Where is the planning in any of this? Where is the Government's strategic involvement? They seem to ignore the regional assemblies and RDAs that they have
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set up. Is not the Deputy Prime Minister's personal agenda really to divide England into bite-sized chunks, however the map is drawn. We heard from the hon. Member for Somerton and Frome (Mr. Heath) how our   region—the south-west region—stretches from Swindon to Gloucester, down to the Isles of Scilly and along the coast to Bournemouth. It is an enormous area, yet the Government, having arbitrarily divided up the country, do absolutely nothing to recognise the area's needs. Likewise, as other hon. Members have also mentioned today, there is a regionalisation of our public services, particularly the police force, the ambulance service and the fire and rescue services, all of which seems to be done to fit things into a Government agenda regardless of how the services will be delivered to people on the ground.

Hon. Members who represent sparsely populated areas—there are three moors in Devon and Cornwall—know that services for people in very remote, isolated areas will go almost completely off the map. We heard about the delivery of health services. I am concerned that we will have a pan-Devon primary care trust. That is too big. I know what will happen because it now happens in just about every other area, whether in relation to public services or the delivery of grants for sports. People come along with a clipboard and a check list. If certain things on the check list are ticked, the area gets some inward investment and people get some help, but sparsely populated areas do not have the critical mass, so the things on the list are not ticked and the people get nothing at all.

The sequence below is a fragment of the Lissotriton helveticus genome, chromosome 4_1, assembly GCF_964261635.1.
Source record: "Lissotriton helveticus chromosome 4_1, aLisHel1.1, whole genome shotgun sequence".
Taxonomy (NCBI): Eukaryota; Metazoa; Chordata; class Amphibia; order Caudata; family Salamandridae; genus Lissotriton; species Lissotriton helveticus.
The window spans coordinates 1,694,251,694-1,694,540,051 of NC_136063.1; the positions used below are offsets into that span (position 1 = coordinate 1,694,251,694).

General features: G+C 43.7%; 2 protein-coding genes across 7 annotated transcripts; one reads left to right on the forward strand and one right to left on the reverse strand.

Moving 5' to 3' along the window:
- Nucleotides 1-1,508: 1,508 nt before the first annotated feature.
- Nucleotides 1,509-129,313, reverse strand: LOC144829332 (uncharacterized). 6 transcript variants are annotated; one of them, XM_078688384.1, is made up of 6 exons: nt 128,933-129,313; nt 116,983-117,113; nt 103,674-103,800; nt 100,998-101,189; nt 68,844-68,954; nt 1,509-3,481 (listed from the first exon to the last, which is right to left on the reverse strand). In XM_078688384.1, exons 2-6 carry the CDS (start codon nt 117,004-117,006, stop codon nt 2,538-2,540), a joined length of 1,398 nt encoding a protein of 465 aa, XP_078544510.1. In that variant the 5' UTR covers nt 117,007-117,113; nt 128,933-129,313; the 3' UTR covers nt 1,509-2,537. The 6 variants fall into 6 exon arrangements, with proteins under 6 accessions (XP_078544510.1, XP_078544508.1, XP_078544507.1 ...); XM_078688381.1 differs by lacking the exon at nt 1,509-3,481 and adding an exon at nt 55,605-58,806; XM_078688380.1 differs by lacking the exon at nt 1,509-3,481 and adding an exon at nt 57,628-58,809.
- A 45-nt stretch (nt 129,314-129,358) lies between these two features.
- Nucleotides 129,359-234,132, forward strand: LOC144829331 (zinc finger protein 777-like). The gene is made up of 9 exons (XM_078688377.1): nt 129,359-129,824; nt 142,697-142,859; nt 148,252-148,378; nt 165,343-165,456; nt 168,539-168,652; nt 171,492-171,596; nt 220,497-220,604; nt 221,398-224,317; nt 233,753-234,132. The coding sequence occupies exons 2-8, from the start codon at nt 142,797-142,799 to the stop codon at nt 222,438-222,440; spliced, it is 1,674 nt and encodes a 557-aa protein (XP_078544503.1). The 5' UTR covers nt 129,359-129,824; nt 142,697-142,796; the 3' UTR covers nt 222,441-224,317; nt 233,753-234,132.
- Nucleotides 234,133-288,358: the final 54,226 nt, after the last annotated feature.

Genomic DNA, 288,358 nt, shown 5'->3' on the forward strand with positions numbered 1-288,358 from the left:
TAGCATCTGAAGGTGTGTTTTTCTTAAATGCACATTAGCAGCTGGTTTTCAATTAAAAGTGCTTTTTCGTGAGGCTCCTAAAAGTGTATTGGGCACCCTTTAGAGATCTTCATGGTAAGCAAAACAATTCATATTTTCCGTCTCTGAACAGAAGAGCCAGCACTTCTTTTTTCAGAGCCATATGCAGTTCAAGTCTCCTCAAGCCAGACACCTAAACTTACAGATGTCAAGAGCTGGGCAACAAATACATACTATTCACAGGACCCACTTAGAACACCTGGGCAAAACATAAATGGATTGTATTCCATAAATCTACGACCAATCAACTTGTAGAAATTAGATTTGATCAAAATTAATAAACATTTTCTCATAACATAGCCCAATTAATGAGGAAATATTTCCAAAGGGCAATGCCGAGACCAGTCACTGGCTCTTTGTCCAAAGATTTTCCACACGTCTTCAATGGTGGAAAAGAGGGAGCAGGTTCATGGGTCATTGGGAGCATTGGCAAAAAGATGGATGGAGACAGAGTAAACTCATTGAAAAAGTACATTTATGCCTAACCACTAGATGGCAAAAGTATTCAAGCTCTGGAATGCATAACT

I should like to tell the Minister that it really is about time that we saw what the Government trumpeted as their main ambition for this country—something that comes near to fairness and justice. I can remember that, when they first took office, almost every other speech by a Minister said that they wanted to govern with fairness and justice. There is no fairness and there is no justice for   people who live in sparsely populated, rural communities because the whole system has been geared not to devolving things down to local decision making, but to taking them away from local decision making, so the services or the inward investment is not tailored to the needs of specific communities. Everything is decided from a central point, further away from the point of delivery, purely to fit an agenda that is political, arbitrary, unfair and unjust. That is how I see my constituents being treated by the Government, and they are not unique.